The article I wrote Saturday talked about OP and F1 codes used after a plant name. OP refers to open-pollinated plants and F1 are hybrids.
You often see other letter codes after the name, and these also mean that the seed is a hybrid. Here are the differences between three varieties of corn seed: su, se, and sh2.
Su is a normal sugary hybrid. The flavor is sweet and creamy, and the ears don’t store very well. Once you harvest these ears, you should eat them within a couple of days. They tend not to cross-pollinate, so you don’t need to worry about it cross-pollinating with a neighbor’s crop.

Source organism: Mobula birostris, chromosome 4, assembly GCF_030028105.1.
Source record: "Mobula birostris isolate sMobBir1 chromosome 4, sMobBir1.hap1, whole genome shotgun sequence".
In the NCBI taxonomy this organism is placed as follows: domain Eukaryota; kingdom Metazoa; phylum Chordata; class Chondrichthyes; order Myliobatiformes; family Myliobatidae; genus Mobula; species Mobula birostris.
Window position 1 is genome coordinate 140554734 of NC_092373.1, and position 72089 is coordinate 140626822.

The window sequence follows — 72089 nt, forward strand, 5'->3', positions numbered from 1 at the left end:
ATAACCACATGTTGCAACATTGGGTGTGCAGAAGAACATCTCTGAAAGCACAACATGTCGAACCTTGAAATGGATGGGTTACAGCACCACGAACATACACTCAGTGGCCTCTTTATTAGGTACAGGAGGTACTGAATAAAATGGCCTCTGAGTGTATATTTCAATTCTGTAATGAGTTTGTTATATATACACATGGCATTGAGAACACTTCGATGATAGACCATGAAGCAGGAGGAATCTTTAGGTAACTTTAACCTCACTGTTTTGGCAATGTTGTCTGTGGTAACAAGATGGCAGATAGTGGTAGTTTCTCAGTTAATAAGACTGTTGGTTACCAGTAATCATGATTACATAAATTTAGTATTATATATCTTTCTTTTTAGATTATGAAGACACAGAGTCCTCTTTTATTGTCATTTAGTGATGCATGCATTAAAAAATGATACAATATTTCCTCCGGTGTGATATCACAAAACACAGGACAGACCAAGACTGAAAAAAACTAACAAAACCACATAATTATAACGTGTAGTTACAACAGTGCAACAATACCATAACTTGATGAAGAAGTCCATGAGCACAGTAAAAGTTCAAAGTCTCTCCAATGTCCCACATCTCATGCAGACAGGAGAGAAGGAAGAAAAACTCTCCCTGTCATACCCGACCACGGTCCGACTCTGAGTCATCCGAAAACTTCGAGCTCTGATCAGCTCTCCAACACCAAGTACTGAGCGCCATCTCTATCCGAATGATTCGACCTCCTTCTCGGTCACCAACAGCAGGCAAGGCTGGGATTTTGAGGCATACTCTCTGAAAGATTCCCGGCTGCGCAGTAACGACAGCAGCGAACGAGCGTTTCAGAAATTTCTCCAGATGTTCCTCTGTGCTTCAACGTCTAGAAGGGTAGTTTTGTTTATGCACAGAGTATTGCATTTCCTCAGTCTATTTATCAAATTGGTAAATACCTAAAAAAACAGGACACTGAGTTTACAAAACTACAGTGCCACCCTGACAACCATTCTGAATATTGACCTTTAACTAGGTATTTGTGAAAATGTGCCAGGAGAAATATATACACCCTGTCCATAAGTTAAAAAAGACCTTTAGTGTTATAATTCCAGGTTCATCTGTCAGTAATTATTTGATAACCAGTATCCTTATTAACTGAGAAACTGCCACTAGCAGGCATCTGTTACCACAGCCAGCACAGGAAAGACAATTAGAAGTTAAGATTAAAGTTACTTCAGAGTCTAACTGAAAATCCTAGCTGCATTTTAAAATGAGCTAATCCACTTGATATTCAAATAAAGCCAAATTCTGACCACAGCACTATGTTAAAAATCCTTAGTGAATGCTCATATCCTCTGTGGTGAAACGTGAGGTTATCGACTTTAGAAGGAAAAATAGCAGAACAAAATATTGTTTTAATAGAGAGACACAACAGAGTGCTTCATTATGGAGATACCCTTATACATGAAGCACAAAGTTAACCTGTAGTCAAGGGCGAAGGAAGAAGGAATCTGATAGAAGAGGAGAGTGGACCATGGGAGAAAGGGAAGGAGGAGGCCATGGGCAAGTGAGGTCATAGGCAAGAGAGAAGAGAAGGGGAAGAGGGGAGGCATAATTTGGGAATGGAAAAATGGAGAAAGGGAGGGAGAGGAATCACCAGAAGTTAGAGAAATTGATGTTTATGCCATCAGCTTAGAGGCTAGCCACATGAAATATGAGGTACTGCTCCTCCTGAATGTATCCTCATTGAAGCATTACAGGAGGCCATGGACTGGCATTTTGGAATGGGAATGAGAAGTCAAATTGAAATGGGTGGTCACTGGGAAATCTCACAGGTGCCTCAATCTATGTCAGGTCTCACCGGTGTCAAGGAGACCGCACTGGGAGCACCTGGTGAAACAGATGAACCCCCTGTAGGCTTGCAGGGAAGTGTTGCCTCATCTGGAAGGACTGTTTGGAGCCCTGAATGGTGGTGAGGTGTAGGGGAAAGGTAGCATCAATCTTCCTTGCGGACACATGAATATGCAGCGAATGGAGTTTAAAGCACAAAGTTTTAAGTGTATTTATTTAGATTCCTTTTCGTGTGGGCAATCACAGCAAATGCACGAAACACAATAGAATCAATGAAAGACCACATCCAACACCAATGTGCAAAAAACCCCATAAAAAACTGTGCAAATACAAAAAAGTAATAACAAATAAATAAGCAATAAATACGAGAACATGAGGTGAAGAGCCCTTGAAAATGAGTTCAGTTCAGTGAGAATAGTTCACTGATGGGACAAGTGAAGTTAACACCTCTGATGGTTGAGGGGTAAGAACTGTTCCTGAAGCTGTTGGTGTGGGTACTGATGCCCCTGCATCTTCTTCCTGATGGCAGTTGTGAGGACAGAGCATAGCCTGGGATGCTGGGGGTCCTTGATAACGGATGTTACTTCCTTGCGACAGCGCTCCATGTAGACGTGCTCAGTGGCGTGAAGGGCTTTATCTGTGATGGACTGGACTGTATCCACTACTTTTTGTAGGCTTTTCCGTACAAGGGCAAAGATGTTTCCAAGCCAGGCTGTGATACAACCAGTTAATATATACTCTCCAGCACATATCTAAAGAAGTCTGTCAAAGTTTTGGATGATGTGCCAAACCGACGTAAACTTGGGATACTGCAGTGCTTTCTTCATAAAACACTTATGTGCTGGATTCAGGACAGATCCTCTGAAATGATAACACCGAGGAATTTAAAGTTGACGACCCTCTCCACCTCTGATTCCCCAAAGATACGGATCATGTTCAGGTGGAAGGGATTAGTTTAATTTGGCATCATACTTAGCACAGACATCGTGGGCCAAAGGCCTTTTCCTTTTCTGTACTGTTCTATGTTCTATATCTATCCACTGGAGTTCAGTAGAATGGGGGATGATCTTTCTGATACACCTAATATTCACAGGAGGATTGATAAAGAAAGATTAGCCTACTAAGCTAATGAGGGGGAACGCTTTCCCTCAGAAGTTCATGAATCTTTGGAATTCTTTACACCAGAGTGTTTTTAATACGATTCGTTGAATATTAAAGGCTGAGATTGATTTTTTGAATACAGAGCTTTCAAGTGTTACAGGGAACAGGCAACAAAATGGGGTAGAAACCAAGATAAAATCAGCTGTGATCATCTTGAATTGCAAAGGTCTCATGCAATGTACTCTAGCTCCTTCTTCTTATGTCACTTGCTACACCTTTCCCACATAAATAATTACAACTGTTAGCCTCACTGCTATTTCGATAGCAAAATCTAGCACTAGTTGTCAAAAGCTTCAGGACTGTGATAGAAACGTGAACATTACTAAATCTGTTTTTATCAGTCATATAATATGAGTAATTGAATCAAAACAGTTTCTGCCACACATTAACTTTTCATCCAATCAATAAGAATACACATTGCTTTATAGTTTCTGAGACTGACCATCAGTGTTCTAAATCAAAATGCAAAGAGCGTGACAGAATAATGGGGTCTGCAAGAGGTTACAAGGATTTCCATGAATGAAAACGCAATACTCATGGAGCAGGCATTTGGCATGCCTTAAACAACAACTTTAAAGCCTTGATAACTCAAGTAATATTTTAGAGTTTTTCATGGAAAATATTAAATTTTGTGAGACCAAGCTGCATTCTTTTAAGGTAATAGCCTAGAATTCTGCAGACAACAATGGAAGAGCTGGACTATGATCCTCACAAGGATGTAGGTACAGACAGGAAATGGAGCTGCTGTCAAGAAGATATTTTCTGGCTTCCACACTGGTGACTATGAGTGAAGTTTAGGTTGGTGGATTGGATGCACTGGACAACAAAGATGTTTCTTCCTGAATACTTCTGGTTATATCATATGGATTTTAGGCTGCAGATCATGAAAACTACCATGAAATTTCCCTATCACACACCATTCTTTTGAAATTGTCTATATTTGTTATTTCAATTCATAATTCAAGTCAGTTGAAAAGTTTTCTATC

Se is a sugary enhanced hybrid. It has very tender, smooth kernels, and a buttery texture. It has a longer harvest period than an su hybrid, and will also not cross-pollinate easily.
Sh2 is a supersweet hybrid with a gene that enhances the sweetness of the corn. Kernels are firm, juicy and crisp. Sh2 does not have as creamy a texture as se or su, but it holds its flavor for up to 10 days after harvest, making them a good choice for commercial growers. Sh2 cross-pollinates easily with other corn varieties, so you need to plant it at least 25 feet away from other corn.
BTW, I noticed my neighbor’s forsythia bush was budded this morning! Obviously this warm weather is having an effect!